Little Pink Spoon #9 from The Wheel of Creativity
This post is part of a series of excerpts from my forthcoming book. You can read them all in the Little Pink Spoons category. You can get advance notice of the book by subscribing to my Creative Adventure Journal over there to your right.
You are so young, so before all beginning, and I want to beg you, as much as I can, dear [girl], to be patient toward all that is unsolved in your heart and to try to love the questions themselves like locked rooms and like books that are written in a very foreign tongue. Do not now seek the answers, which cannot be given you because you would not be able to live them. And the point is, to live everything. Live the questions now. Perhaps you will then gradually, without noticing it, live along some distant day into the answer.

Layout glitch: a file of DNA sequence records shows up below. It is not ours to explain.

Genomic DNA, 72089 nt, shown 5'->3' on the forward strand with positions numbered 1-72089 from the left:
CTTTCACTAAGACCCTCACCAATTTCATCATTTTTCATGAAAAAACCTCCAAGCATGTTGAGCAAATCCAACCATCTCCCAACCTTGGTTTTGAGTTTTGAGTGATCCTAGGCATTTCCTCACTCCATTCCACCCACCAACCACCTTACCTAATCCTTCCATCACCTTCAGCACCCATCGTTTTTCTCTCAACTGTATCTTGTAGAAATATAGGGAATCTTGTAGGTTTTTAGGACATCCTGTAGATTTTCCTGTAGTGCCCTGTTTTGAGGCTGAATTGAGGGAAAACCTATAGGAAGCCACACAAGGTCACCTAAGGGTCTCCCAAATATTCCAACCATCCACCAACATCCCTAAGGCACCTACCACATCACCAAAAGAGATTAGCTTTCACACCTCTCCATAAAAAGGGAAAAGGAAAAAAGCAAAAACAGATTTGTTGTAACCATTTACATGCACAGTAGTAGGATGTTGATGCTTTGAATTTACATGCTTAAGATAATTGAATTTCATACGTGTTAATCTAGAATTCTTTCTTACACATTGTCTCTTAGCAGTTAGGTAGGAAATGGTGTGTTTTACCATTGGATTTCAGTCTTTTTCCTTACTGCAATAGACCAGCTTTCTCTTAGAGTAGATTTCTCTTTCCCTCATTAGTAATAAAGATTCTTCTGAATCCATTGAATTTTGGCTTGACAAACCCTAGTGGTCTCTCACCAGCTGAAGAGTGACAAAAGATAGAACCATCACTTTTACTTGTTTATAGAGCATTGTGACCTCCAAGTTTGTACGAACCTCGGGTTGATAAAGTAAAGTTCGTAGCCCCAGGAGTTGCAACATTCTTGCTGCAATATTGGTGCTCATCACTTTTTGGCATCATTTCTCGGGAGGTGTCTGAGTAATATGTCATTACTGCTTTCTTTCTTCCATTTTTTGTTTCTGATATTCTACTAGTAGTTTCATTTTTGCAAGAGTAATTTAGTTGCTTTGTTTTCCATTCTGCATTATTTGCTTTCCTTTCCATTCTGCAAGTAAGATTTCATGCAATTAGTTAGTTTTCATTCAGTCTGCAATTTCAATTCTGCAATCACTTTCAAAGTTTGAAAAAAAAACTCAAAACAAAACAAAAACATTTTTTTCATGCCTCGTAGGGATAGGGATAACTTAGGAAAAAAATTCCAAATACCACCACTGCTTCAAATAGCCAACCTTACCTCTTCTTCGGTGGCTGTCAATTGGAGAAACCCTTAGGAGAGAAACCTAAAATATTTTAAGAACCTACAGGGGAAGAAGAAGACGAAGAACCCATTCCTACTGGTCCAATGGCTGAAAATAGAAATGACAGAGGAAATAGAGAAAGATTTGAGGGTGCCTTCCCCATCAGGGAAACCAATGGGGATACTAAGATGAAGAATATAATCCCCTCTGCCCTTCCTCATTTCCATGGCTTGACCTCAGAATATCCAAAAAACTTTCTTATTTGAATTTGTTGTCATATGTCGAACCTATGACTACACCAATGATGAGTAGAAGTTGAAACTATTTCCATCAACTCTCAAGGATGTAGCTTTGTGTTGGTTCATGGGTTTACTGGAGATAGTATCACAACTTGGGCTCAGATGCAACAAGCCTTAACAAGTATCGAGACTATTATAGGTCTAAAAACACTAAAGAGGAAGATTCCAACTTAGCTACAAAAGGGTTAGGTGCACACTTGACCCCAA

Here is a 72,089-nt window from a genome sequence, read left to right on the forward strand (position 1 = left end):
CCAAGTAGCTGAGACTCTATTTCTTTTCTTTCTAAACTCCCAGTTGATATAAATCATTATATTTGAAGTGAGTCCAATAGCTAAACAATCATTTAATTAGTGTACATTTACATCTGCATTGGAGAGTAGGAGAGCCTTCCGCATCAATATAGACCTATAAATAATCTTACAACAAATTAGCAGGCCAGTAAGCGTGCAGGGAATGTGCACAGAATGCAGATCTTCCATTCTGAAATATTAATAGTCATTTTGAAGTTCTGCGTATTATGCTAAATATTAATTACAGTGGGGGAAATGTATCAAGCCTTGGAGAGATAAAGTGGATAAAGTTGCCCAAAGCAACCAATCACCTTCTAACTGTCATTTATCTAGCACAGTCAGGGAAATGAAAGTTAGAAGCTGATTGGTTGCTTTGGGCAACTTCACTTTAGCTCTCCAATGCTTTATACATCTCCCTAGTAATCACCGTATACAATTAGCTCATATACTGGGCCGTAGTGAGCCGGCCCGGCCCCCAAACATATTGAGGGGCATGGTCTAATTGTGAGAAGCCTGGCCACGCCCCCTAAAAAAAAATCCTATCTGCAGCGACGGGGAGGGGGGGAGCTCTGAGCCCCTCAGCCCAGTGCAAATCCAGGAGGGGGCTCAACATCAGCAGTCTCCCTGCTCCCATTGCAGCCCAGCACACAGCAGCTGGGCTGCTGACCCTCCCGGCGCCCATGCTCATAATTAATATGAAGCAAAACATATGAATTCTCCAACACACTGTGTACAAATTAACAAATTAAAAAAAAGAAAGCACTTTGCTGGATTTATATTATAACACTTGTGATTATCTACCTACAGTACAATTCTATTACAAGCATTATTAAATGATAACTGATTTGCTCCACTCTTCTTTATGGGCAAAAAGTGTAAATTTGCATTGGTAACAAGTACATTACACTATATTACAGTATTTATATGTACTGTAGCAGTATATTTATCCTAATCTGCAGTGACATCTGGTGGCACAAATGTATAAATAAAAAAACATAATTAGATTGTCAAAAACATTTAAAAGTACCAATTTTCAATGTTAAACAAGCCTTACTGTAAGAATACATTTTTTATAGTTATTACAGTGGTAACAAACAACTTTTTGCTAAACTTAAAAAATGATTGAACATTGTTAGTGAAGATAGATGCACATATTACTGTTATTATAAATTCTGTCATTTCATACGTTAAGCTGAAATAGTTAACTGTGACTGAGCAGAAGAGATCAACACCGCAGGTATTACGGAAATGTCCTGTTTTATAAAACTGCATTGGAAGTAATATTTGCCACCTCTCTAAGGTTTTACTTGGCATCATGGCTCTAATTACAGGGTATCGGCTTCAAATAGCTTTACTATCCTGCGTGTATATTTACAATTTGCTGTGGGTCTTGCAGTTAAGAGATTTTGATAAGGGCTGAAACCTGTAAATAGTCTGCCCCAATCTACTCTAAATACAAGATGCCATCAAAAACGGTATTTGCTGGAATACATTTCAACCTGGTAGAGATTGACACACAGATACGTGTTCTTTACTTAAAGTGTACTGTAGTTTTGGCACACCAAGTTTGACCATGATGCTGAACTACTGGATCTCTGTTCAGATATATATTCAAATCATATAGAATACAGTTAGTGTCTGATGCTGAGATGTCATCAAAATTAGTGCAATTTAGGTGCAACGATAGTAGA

I exhaled completely. I wrote those words on a tiny brown piece of paper and carried it with me everywhere. For years. Those few words changed the course of my life. They move me still. This was my first big clue from Life: “Love the questions,” he said. And for the first time in my life, I began to do so. I loved them as an expression of all that was good in me. I loved them as an expression of God. What I found, when for the first time in my life I allowed myself to ask my questions, to live my questions, was that the answers I heard from the powers in “the box” were too small for me. Each time I heard an answer, I had a larger question. And then, I exhaled again. In Peter Weir’s 1998 film, The Truman Show, Jim Carrey plays Truman Burbank, the unwitting star of an elaborate TV show, whose entire life has been created and sustained for a television audience. The film comes to an end as Truman discovers the edge of the set and a tiny door in an expansive section of a painted blue sky. As the show director Christof tries to persuade him to stay, Truman responds, “In case I don’t see you, good afternoon, good evening, and good night.” He bows to his audience and steps through the door into the real world he knew not at all. Like Truman in that closing shot, I had found the edge of my box. In his advice to his young poet, Rilke had returned to me my compass of curiosity. And that was the beginning of living for me. As bruised and scratched as I might have been along the way from living my life on that edge, it has been my liberation. It has led me to my purpose. And you? What do you need to live that calls you from beyond the edges of your life today? Share your story – leave a comment. Continued next Monday… To be sure you don’t miss an installment, sign up for Blog Alerts. Just fill in the top box over to the right there to get email updates. In the meantime… Live CREATIVE!